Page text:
My own consumption of anime this year led me to the throes of the paranormal with world presented in the Araki Tetsuro's treatment of Death Note, as inspired by Ohba Tsugumi's 2003-2006 Shueisha manga. Needless to say, Light, the main character of the story, pissed me off the most with a purpose that was far from noble despite his intentions, and the occult he drew from it.
Point in fact, I have a look on my face anytime friends tell me how much they sympathized with Light as I somewhat come to liken him with typical religious charlatans of today. He's a quiet menace shrouded in promise, good looks and intellgence with an occult that has driven society to the brink of its own moral imbalance when it comes to dispensing justice in the face of evil. Such was the quagmire that was eventually illustrated in Kaneko Shusuke's 2006 live-action film that transpired with actor Fujiwara Tatsuya leading the way as Light, a disaffected student who stumbles upon a mystical book which enchants him with the ability to speak to its owner, an otherworldly demon named Ryuk who initially lost the book. Eventually, Ryuk abetts Light's use of the book which allows him to kill people with the stroke of a pen. The story grows even more compelling when Light, in the course of trying to maintain his anonymity while moonlighting as his alter-ego, Kira, finds a fan in another Death Note user while his freedom to kill is trampled on by the threat of L, an eccentric introvert whose genius crimesolving skillset becomes the backbone of the Kira case.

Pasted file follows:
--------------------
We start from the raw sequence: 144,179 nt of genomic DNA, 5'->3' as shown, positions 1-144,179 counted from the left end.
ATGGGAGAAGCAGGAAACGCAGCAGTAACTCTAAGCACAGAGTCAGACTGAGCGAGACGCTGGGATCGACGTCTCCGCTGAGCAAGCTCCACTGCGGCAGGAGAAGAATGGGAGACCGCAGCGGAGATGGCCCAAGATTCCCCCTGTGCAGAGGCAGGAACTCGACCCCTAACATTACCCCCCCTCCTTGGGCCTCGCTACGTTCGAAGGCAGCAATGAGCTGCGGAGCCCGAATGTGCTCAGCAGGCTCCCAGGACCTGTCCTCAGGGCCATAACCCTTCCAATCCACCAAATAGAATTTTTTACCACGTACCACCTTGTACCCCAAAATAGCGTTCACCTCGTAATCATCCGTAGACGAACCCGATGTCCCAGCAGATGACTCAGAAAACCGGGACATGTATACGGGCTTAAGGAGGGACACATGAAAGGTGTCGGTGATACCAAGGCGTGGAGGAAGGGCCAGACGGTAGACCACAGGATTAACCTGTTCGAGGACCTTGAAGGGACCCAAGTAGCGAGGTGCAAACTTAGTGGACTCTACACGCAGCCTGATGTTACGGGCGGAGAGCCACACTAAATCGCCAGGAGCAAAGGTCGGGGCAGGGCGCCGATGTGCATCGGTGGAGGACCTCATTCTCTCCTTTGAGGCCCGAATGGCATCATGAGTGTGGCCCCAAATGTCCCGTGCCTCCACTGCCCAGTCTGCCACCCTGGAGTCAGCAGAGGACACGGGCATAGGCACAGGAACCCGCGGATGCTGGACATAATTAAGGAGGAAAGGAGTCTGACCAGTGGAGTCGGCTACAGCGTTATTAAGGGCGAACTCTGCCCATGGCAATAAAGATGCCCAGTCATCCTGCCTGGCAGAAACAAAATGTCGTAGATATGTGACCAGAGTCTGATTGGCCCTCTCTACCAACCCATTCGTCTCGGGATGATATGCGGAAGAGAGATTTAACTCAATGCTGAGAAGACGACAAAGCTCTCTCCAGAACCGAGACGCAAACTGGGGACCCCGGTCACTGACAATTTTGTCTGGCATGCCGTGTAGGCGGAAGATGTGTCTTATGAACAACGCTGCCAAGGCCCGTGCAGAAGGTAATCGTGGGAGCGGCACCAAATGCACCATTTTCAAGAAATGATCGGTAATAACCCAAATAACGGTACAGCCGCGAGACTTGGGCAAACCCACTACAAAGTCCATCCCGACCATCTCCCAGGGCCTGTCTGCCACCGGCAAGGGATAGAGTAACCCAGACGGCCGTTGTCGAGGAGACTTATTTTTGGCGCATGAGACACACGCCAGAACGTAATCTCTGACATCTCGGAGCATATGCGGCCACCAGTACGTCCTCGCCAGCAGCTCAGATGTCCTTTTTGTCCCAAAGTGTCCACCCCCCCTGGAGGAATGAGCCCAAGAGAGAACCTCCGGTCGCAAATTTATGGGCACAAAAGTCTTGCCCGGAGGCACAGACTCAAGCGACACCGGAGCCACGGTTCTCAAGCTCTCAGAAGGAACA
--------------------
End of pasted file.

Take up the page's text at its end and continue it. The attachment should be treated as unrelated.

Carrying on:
The rest, of course, history if you've read the manga or seen the series and other film treatments thereafter. At any rate, the franchise in its fruition is taking Japan by storm once more in the new sequel, Death Note: LIGHT Up The NEW World, which now sees an impending threat with six Death Notes making the rounds, opening a new chapter filled with supernatural intrigue, suspense and danger.
Gantz and Library Wars helmer Sato Shinsuke directs with a cast that stars Higashide Masahiro as a cop leading the Death Note task force, along with Ikematsu Sosuke as L's successor and two more characters I will enjoy hating, Suda Masaki as a cyberterrorist following in Light's footsteps, and actress Kawaei Rina who plays a menacing Death Note user who is the complete opposite of Light - I'll probably end up hating her even more. Goodness...
Oh, and we get the blissful return of Nakamura Shidou as the aloof, grim-yet-friendly Shinigami, Ryuk, among others.
The film comes in the wake of Netflix's own efforts which begin filming a North American adaptation with Adam Wingard at the helm and Nat Wolff starring and time will tell how that one works. In the meantime, the fanbase has Sato's latest to look after, and it opens in Japan on October 29...and all because these clumsy Shinigami's can't hold onto their shit. Crazy.
Check out the first teaser below.
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